February 17, 2020

Geoscanning the new E18 highway for Nye Veier

In a commission for Nye Veier, EMerald Geomodelling and SkyTEM Surveys will be mapping the ground conditions in connection with the design of the new E18 highway southeast in Norway. Three stretches of road amounting to a total of around 52 kilometres are scheduled to be geoscanned by helicopter: Langangen to Rugtvedt, Dørdal to Tvedestrand and Arendal to Grimstad.

In practical terms, mapping is carried out by flying a helicopter over the project area equipped with measuring instruments that send out electromagnetic signals in order to measure the ground resistivity. The measurements obtained constitute information that is used to interpret depth to bedrock and can say something about the type of rock and sediments in the area. Of particular interest is any indication of acidic rock types in the project area. This is information that Nye Veier and the contractors need in order to plan the construction of the new E18 and to avoid unpleasant surprises in the form of unforeseen ground conditions.

Investigations of ground conditions were formally carried out exclusively with the aid of a lot of time-consuming and expensive geotechnical drilling to uncover potential problem sites in the project area. Using helicopter scanning, the project area is mapped effectively, and 3D models of the ground conditions are produced. The contractors can therefore make informed decisions earlier in the project with fewer geotechnical drillings needed. Drilling is carried out where the data reveals potential problem areas or where there is still a considerable degree of uncertainty with regard to the geoscanning data. Meticulously planned drillings, along with the overall picture provided by EMerald Geomodelling’s models, will save Nye Veier both time and resources in the preparatory works for the new E18.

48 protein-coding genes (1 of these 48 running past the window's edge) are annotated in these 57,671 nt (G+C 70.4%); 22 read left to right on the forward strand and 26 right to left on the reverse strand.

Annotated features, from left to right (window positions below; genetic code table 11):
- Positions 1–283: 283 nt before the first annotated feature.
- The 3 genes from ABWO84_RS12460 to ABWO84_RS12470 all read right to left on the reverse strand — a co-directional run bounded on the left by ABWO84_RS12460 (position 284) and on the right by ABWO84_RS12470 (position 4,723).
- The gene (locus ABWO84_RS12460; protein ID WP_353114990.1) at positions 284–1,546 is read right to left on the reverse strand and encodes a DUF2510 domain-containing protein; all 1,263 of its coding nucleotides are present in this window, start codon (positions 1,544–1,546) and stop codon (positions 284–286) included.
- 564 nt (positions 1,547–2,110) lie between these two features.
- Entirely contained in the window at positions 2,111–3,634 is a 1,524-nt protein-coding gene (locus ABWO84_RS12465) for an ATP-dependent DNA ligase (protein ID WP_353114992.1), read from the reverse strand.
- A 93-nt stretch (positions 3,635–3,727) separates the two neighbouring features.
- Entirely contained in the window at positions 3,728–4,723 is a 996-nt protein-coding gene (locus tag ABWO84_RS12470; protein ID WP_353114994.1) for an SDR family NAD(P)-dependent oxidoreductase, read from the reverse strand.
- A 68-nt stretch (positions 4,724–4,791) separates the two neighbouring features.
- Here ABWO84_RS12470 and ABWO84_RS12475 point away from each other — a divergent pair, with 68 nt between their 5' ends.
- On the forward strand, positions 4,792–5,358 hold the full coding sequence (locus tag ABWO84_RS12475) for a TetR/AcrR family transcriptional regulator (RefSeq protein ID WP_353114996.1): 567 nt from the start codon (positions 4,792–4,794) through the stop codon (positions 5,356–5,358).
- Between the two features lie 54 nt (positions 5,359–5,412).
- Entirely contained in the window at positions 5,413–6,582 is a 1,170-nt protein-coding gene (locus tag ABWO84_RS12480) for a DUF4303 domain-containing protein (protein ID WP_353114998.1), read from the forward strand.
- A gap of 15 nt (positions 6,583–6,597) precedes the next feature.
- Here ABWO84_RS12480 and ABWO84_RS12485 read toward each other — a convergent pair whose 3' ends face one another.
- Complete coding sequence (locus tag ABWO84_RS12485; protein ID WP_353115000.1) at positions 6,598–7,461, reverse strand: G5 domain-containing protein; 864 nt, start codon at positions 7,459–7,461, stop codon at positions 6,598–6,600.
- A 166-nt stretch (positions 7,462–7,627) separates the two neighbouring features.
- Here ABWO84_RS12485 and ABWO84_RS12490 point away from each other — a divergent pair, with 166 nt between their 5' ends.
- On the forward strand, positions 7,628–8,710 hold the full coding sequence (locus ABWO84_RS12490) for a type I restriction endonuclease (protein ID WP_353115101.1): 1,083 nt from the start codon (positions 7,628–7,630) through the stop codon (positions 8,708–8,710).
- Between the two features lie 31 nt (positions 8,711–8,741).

The helicopter-based scanning of the three stretches of road will take place at the end of February. The helicopter will fly in a planned grid, about 70 m above the ground and at a relatively low speed (60 kmph). A circular antenna is suspended beneath the helicopter 30 metres above the ground, and this sends electromagnetic signals towards the ground. Project manager for EMerald Geomodelling, Guro Huun Skurdal, emphasizes that the electromagnetic signals used are not harmful, to both people or to animals. The radiation people will be exposed to is no stronger than what you get from your own mobile phone. The only thing the public will notice is the noise of the helicopter while measuring is in progress.

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